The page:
Lean User Experience Residency with LUXr

The Lean Startup movement is only a couple years old, and Customer Development as first described by Steve Blank isn’t too much older. So it was a bit of a shock for me to learn that there is a whole academic (and practical) discipline out there which has been doing something suspiciously close to Customer Development for well over two decades.

Not to put down Eric Ries, Patrick, Brant, etc., but that’s far more mature than anything Lean Startup has yet done. So I figure they’ve got something good to teach me.

Experience THIS!

The discipline is called Design. In particular, I’m interested in User Experience (UX) design.

When I first saw a few tweets from Tim McCoy on the subject of Lean User Experience (#leanUX), I figured he was another consultant looking to tap into the #leanstartup buzzword which is constantly gaining ground. But after reading more and meeting him over a pint, I understood that there was a depth of thought in the land of User Experience Design that could seriously benefit me.

UX designers have a whole host of tips, tricks, and tactics for eliciting customer feedback without leading the witness exactly where you wish they’d go. They have things like Personas, Information Radiators, Uses, Storyboards, and the magic of drafting dots.

Design isn’t just creating pretty pixels. It’s about how humans use your product.

Here’s a simplified taxonomy of design by Loren Baxter (originally published here)

  • Human-computer interaction is about paying attention to people and their relationship with computing.
  • Information architecture is about making things findable.
  • Interaction design is about making things usable.
  • Content strategy is about making things meaningful.
  • Experience design is about making things seamless.
  • Persuasive design is about making things influential.

The Blind Leading the Tone Deaf

Because we didn’t have a designer when I was doing product management for Secude, I had to teach myself what I could about wireframes, usability testing, color wheels, information architecture, etc.

Moving from a big company to startup land I found those skills were further enhanced by Customer Development. I could use my paper prototypes and get real immediate feedback on them without waiting for engineers to code them. I faked a few screencasts with photoshop as well.

Still, I was (and am) missing something. I want to go deeper and get a handle on UX as a discipline, so I signed up for Janice Fraser‘s 10 week Lean User Experience residency program (LUXr.co).

LUXr or Bust

The course is structured for teams to work on a project, so in the interests of keeping my vague reputation of someone with hustle I put together a team of two engineers, a designer, and myself over the weekend.

It’s called MonkeyMake.it 

We formed the team about 3 days before the first class started. We weren’t entirely sure what big startup idea we’d be working on, and to be honest after five weeks of the course we’re still not entirely sure. But we’re focusing on reinventing the publishing industry with writers in mind. It’s one part wiki style collaboration, one part marketing, and one part lean startup methodology in the LUXr.co crock-pot for 10 weeks.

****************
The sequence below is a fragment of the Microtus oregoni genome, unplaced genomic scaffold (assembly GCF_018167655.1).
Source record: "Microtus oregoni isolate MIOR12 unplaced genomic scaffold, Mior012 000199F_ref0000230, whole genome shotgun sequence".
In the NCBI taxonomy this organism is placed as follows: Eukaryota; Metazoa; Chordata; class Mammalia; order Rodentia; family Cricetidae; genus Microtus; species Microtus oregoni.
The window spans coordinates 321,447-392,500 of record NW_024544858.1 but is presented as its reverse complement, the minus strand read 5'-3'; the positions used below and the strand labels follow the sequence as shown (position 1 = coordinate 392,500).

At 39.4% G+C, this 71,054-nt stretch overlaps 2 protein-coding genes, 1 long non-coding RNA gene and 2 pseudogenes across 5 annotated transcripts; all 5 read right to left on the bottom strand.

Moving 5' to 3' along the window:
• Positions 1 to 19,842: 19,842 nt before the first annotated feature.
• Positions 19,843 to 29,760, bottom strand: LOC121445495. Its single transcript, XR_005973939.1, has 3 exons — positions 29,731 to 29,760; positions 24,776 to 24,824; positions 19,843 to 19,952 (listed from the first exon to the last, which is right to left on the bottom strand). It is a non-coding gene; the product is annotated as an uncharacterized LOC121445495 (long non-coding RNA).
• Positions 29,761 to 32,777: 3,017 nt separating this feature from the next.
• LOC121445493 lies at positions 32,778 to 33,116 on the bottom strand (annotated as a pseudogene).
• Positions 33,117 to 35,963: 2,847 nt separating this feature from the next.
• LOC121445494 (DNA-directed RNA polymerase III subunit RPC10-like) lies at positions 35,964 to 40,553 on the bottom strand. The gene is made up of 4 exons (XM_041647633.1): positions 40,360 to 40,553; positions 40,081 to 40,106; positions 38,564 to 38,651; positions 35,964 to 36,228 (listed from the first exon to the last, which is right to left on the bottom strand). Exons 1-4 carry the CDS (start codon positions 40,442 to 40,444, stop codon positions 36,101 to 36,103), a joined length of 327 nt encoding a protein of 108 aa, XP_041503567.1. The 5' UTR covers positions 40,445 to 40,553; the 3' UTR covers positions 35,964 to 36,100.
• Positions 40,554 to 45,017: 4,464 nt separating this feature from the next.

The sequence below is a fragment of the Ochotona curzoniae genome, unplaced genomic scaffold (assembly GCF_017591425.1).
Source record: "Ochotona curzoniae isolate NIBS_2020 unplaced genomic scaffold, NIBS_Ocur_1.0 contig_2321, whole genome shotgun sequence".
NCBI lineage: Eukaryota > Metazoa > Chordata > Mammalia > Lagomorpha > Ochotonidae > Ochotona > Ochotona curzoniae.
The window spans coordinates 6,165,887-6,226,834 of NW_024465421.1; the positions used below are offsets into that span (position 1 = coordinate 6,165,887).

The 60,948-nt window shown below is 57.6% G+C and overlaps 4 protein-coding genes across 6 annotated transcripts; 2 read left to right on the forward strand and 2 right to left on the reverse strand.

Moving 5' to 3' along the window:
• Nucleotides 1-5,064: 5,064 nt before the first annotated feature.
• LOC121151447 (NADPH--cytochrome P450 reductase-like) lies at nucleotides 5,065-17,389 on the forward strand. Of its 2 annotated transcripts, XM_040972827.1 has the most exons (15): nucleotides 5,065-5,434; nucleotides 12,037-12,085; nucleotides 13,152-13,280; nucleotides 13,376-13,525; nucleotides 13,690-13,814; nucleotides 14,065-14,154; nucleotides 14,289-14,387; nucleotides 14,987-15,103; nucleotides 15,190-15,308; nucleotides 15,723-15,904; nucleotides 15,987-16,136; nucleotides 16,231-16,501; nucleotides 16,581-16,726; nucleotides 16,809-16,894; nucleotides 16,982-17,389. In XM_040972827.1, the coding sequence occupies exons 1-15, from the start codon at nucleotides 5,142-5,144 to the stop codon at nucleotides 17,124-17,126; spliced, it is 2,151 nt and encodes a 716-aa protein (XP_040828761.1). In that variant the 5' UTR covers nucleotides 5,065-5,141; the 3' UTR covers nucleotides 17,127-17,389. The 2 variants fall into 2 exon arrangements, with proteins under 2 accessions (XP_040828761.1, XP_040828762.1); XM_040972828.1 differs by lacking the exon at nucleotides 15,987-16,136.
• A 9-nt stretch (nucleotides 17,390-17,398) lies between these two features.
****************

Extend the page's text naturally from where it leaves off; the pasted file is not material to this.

MonkeyMake.it is an experiment in interactive publishing and viral creativity.

Over the last five weeks of the program, I’ll write some short articles on each of the techniques I’ve learned, how they relate to customer development, and how they’re being applied in the project I’m working on.

P.S.: If you want to hear more about the project, please follow @monkeymakeit 
P.P.S.: If you are (or know) a creative writer (preferably fiction) or avid readers, please contact me! We need more people to talk to.

So…what should I post next? Tweet to tell me what to write:

Show me how to test product market fit!

or

How can I do lean startup in my friggin' huge company?

3 comments

  1. Tristan:

    I love watching your startup unfold in LUXr, and can’t wait to hear how it turns out.

    I like your noticing of how design has been there before customer development. Another movement/discipline you might look at is Account Planning, how advertising evolved similar methods for similar reasons. A great book and fun read on the subject is “Truth, Lies and Advertising.”

    It’s fantastic that UX and Lean/Customer Development are coming together. I think there’s going to be an interesting way to pull in the smartest folks from marketing and advertising as well.

    Or perhaps it is that there are many ways to do this with many kinds of teams in different configurations. It’s always been the case that there are special CEOs, Product Mangers, Marketers, Engineers and others who’ve had a “design thinking” approach to the world. How fabulous that we are starting to see whole teams who share the approach as a value and bring different perspectives to it.

    • Tristan says:

      Awesome, thanks for the tip. I’ll have to check it out (along with my extensive LUXr reading list is exhausted.)

  2. Pingback: Designing in a Vacuum a.k.a Design != Pretty Pixels by @TriKro

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